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Cover Girl

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Rita Hayworth
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Re: Cover Girl

Postby Rita Hayworth » March 18th, 2011, 10:27 pm

Dear All,

I had a swell time with them, and they are in Hawaii - On the big Island - because their reunion bash is from Saturday to Saturday before returning home - a week from next Saturday. We talked from 9am to 3pm today (Friday) and they came in last night - so that they can spend some time with me.

We had lunch together and got all the scoop from the previous posts here - they even wrote out things for me to post here to make it easy to do. They brought along a flash drive so they can downloaded it on my PC so that they can make things easier for me to report back to you. I'm privileged to have these dear ladies as friends (all in their early 80's) with full of energy and vigor that I find them so much joy in my life and our love for Rita Hayworth. I knew them since mid-1980's and we always managed to make time for each other. I will be seeing them in mid-September to attend a party hosted by Gene Kelly's family for three days down in San Diego and they made all the arrangements to make my stay a pleasant one. I just can't wait to go.

These ladies are one of a kind - their memory of COVER GIRL is unbelievable - they showed me photos of the backstage of 40 plus hairdressers running around taking care of business and things that I haven't seen in my lifetime. I was in a treat for the ages and they taught me what was like back then.

I tried my best to keep it short and sweet in all these proceeding posts here - but this all they can remember back in 1944; they explained to me exactly went wrong and exactly went right on the set of COVER GIRL.

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charliechaplinfan
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Re: Cover Girl

Postby charliechaplinfan » March 19th, 2011, 3:40 pm

It makes me smile that they have a flash pen. My mother struggles with a mobile phone and won't use a bank card.

Do ask them their thoughts on Gene Kelly, Kingme, although he's a favorite of mine I won't mind if they think he was a great egotist, it will be just nice to hear from someone who has been lucky enough to work with some of the greats.
Failure is unimportant. It takes courage to make a fool of yourself - Charlie Chaplin

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Rita Hayworth
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Re: Cover Girl

Postby Rita Hayworth » March 19th, 2011, 4:44 pm

charliechaplinfan wrote:
Do ask them their thoughts on Gene Kelly, Kingme, although he's a favorite of mine I won't mind if they think he was a great egotist, it will be just nice to hear from someone who has been lucky enough to work with some of the greats.


Thanks for jarring my memory; they brought their friend who was an assistant/aide for Gene Kelly - they don't think of him as a great egotist, but in Cover Girl - he became one because Harry Cohn literally made him that.

Gene Kelly is not really a great egotist - but in Cover Girl - Harry made him ONE big time. That's when he developed prima donna tendencies with a EGO of that time because he's became a 2nd Director of this movie. That's angered Charles Vidor big time. So, in short CCF - they all felt that Gene Kelly along with Bing Crosby, Fred Astaire, and others are one of the crown jewels of male entertainers of their day. Gene is a humble man - once a man like Cohn gets a hold of him - he can be egoistical (because Cohn gave him complete creative control) in the hurry and often gets other actors and actresses on the set of Cover Girl with series of frustrations that is difficult to manage.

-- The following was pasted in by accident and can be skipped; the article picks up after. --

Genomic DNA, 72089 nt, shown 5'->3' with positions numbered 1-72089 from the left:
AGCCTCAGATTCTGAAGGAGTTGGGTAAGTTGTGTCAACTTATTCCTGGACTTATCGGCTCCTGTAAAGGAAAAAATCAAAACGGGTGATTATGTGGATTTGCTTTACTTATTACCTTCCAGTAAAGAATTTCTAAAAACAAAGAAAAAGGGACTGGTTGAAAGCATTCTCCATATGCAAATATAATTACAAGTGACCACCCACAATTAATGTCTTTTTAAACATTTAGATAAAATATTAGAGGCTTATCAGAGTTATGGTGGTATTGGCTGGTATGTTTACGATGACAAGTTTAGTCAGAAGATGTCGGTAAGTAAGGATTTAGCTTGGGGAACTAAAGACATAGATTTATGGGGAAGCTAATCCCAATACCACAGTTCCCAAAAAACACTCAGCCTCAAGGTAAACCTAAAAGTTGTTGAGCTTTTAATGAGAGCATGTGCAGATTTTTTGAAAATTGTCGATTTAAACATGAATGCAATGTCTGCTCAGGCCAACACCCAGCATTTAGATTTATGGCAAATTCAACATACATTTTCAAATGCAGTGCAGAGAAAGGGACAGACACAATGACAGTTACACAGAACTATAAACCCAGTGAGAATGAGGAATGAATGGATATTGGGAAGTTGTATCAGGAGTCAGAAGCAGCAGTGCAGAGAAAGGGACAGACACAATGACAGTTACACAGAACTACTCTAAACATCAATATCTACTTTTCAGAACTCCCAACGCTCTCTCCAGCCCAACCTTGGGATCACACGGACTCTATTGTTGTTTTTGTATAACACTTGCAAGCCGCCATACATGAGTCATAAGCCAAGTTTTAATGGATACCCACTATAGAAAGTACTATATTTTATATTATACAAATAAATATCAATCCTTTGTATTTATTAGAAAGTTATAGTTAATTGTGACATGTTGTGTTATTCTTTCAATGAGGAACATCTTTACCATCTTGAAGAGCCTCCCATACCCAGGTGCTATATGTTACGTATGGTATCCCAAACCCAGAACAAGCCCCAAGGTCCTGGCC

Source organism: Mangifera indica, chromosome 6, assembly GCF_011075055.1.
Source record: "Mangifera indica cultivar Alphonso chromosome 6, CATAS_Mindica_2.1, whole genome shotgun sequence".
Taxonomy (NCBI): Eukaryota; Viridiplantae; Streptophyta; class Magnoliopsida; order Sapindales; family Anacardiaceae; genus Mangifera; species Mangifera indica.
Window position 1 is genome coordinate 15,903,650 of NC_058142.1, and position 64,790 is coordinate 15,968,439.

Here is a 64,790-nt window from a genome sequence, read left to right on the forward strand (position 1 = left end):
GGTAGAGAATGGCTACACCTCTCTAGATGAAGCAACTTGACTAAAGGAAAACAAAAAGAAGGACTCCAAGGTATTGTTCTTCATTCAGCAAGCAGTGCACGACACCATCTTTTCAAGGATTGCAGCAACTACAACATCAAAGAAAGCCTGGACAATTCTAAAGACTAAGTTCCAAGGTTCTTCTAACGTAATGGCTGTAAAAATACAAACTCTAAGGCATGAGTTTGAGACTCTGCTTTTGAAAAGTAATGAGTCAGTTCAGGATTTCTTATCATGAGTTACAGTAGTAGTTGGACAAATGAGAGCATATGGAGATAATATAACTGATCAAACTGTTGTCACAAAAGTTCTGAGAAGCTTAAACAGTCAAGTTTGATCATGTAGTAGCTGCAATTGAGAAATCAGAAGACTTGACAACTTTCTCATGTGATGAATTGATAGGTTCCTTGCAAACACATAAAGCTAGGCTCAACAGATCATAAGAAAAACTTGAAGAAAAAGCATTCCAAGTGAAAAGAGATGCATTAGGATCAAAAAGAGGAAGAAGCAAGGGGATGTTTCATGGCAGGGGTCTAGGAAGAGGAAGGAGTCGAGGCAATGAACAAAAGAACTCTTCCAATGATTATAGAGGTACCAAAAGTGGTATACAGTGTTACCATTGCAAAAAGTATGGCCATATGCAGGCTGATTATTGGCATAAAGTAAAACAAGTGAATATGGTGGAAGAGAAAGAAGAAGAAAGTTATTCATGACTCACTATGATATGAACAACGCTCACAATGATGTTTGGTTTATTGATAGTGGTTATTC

Like I say in my previous posts - you can put the blame on Harry Cohn to make life miserable for both Rita Hayworth and Gene Kelly. Gene is very forgiving man, he has a heart of gold, and quite patience with friends, and he made peace with Rita later on at that party that I told you and all of you in SSO that he wanted to tell Rita that he was sorry making her life miserable on the set of Cover GIrl - because Cohn told him so. Cohn also told Gene Kelly that he will get top billing - but, he didn't - he gave it to Rita instead. This fueled his egoistical desires and became a prima donna on the set.

I will ask via e-mail - of what kind of character Gene was. For what I heard during our six plus hours together - Gene had great humility and ask for forgiveness for mistreating (because Cohn told him so) Rita and this angers him after he realized what he had done. Life in Hollywood can be brutal - even mega stars like Rita and Gene.

They all adore Gene Kelly and I will ask them again and post more information on this thread. The assistant/aide told me that Gene Kelly is one of the nicest man that I ever met. His smile warms her heart. Like I said in earlier in this post Gene has a heart of Gold. CCF - I had a swell time with them and I will be seeing them again in September for three days. They are warm, witty, and very charming ladies - they all look like in their early 60's - but in reality they are in their early 80's to mid 80's. We have been friends for almost 30 years and we stay in constant contact and I enjoy their company so much - they are my crown jewels as lady friends.